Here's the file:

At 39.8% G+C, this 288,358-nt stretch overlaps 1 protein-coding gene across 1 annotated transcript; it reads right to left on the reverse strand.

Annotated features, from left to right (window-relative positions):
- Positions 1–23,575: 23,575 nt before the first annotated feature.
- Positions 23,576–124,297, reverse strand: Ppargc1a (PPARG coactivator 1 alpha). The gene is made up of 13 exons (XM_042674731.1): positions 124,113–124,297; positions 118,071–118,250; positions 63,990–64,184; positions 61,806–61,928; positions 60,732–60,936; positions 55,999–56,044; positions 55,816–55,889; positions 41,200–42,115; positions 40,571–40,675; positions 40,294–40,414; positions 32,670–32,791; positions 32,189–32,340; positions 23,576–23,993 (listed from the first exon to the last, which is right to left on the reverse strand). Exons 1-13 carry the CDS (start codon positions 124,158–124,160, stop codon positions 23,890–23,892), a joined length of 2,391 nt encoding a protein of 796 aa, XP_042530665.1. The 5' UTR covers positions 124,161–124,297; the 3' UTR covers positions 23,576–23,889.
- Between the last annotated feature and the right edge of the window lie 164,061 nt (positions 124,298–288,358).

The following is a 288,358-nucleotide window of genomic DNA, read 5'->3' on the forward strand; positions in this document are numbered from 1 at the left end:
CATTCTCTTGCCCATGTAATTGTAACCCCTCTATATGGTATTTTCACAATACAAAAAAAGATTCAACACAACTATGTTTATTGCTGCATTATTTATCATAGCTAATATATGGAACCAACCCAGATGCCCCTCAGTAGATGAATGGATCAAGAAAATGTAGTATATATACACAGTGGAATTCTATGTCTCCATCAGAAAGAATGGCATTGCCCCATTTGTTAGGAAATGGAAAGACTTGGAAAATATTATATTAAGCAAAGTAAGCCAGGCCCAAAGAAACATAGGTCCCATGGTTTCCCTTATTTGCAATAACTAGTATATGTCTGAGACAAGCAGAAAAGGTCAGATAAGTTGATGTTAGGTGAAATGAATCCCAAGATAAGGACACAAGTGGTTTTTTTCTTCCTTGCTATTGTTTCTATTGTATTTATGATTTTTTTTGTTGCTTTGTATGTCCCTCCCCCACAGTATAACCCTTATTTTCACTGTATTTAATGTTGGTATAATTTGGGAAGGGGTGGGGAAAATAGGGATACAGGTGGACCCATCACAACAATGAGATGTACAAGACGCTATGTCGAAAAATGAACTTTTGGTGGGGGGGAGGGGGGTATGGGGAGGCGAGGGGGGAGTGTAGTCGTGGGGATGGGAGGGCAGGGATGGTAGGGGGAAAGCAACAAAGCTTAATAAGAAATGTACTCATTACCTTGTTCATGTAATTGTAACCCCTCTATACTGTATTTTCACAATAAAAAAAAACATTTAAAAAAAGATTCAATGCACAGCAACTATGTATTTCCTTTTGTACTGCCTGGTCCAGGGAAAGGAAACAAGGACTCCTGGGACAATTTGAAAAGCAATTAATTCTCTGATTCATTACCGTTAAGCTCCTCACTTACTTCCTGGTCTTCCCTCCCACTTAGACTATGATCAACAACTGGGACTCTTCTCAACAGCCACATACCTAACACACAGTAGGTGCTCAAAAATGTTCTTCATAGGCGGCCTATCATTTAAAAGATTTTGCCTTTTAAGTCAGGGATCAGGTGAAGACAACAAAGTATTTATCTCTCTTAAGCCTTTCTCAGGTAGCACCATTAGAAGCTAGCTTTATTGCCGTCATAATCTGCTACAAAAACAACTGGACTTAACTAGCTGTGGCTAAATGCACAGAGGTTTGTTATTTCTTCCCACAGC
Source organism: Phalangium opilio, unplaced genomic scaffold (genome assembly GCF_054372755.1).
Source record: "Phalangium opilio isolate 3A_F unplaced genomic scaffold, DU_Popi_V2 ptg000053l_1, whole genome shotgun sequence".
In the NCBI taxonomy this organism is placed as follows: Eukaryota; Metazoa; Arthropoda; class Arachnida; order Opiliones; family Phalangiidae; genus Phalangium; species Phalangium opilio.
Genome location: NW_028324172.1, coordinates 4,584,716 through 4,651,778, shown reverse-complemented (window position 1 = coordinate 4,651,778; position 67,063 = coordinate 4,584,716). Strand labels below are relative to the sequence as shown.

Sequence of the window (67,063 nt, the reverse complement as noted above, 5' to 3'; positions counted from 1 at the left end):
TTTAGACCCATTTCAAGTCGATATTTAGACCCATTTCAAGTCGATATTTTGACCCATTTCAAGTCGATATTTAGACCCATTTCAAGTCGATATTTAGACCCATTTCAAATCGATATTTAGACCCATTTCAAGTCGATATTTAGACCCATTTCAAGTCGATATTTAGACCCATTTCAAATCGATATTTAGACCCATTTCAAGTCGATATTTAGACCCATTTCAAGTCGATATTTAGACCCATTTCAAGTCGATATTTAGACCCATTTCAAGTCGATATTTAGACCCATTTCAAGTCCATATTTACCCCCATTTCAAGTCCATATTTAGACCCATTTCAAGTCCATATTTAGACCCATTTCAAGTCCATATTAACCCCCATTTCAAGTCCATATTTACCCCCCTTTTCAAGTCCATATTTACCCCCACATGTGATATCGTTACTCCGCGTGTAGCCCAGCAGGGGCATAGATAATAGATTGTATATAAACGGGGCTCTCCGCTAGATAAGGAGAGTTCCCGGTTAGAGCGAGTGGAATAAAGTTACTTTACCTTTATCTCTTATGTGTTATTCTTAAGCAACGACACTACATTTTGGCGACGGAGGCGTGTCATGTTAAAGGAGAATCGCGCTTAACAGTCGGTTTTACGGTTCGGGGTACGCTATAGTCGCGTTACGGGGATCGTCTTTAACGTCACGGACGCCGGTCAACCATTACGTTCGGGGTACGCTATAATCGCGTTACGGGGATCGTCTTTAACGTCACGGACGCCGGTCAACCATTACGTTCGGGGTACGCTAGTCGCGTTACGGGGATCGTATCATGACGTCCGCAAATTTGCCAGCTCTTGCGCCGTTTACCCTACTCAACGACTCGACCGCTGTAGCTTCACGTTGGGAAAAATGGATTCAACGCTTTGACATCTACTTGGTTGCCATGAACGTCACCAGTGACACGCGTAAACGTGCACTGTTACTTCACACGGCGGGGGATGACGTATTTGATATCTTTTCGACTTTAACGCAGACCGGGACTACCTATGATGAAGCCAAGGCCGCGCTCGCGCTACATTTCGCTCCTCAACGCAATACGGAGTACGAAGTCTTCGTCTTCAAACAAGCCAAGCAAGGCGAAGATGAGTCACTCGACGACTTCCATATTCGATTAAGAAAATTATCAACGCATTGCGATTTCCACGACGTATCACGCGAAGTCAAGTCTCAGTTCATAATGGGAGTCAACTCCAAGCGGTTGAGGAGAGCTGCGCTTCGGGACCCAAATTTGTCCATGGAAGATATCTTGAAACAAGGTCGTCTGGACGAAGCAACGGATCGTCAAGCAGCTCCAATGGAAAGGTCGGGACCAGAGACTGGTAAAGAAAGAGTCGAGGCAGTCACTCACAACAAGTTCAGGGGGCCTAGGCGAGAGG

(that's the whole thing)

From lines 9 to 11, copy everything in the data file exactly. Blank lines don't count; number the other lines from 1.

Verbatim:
Source record: "Phalangium opilio isolate 3A_F unplaced genomic scaffold, DU_Popi_V2 ptg000053l_1, whole genome shotgun sequence".
In the NCBI taxonomy this organism is placed as follows: Eukaryota; Metazoa; Arthropoda; class Arachnida; order Opiliones; family Phalangiidae; genus Phalangium; species Phalangium opilio.
Genome location: NW_028324172.1, coordinates 4,584,716 through 4,651,778, shown reverse-complemented (window position 1 = coordinate 4,651,778; position 67,063 = coordinate 4,584,716). Strand labels below are relative to the sequence as shown.